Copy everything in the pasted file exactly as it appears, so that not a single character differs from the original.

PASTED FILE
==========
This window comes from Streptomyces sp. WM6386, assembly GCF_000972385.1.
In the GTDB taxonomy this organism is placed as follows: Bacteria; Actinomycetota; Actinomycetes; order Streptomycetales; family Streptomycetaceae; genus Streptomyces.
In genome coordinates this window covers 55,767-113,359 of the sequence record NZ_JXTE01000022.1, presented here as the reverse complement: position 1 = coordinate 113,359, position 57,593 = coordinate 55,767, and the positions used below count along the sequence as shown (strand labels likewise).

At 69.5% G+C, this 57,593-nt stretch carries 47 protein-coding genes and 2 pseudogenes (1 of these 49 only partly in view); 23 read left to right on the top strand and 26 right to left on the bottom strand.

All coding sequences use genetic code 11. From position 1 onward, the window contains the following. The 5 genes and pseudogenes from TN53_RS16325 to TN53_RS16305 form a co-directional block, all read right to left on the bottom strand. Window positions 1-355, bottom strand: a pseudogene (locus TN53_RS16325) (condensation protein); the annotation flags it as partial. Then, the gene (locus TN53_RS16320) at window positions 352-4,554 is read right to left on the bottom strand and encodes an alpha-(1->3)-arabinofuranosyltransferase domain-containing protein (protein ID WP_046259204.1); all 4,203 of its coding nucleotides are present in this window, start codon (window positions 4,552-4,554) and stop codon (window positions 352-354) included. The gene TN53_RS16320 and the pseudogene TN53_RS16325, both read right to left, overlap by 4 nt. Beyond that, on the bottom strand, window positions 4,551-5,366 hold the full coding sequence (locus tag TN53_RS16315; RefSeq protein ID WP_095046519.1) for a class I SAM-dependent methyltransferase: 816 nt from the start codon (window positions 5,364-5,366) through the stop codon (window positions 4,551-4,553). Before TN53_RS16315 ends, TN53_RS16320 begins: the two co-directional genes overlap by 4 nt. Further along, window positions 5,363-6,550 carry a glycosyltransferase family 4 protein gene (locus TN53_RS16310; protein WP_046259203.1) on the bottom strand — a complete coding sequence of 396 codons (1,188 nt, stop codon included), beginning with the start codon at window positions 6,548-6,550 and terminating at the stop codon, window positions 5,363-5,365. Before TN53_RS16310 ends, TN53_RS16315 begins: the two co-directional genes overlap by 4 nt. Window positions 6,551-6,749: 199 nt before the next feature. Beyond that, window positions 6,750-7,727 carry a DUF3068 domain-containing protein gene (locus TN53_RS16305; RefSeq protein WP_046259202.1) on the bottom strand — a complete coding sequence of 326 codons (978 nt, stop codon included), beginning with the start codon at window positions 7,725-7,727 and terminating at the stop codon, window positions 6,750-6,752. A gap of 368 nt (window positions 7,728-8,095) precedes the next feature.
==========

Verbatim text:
This window comes from Streptomyces sp. WM6386, assembly GCF_000972385.1.
In the GTDB taxonomy this organism is placed as follows: Bacteria; Actinomycetota; Actinomycetes; order Streptomycetales; family Streptomycetaceae; genus Streptomyces.
In genome coordinates this window covers 55,767-113,359 of the sequence record NZ_JXTE01000022.1, presented here as the reverse complement: position 1 = coordinate 113,359, position 57,593 = coordinate 55,767, and the positions used below count along the sequence as shown (strand labels likewise).

At 69.5% G+C, this 57,593-nt stretch carries 47 protein-coding genes and 2 pseudogenes (1 of these 49 only partly in view); 23 read left to right on the top strand and 26 right to left on the bottom strand.

All coding sequences use genetic code 11. From position 1 onward, the window contains the following. The 5 genes and pseudogenes from TN53_RS16325 to TN53_RS16305 form a co-directional block, all read right to left on the bottom strand. Window positions 1-355, bottom strand: a pseudogene (locus TN53_RS16325) (condensation protein); the annotation flags it as partial. Then, the gene (locus TN53_RS16320) at window positions 352-4,554 is read right to left on the bottom strand and encodes an alpha-(1->3)-arabinofuranosyltransferase domain-containing protein (protein ID WP_046259204.1); all 4,203 of its coding nucleotides are present in this window, start codon (window positions 4,552-4,554) and stop codon (window positions 352-354) included. The gene TN53_RS16320 and the pseudogene TN53_RS16325, both read right to left, overlap by 4 nt. Beyond that, on the bottom strand, window positions 4,551-5,366 hold the full coding sequence (locus tag TN53_RS16315; RefSeq protein ID WP_095046519.1) for a class I SAM-dependent methyltransferase: 816 nt from the start codon (window positions 5,364-5,366) through the stop codon (window positions 4,551-4,553). Before TN53_RS16315 ends, TN53_RS16320 begins: the two co-directional genes overlap by 4 nt. Further along, window positions 5,363-6,550 carry a glycosyltransferase family 4 protein gene (locus TN53_RS16310; protein WP_046259203.1) on the bottom strand — a complete coding sequence of 396 codons (1,188 nt, stop codon included), beginning with the start codon at window positions 6,548-6,550 and terminating at the stop codon, window positions 5,363-5,365. Before TN53_RS16310 ends, TN53_RS16315 begins: the two co-directional genes overlap by 4 nt. Window positions 6,551-6,749: 199 nt before the next feature. Beyond that, window positions 6,750-7,727 carry a DUF3068 domain-containing protein gene (locus TN53_RS16305; RefSeq protein WP_046259202.1) on the bottom strand — a complete coding sequence of 326 codons (978 nt, stop codon included), beginning with the start codon at window positions 7,725-7,727 and terminating at the stop codon, window positions 6,750-6,752. A gap of 368 nt (window positions 7,728-8,095) precedes the next feature.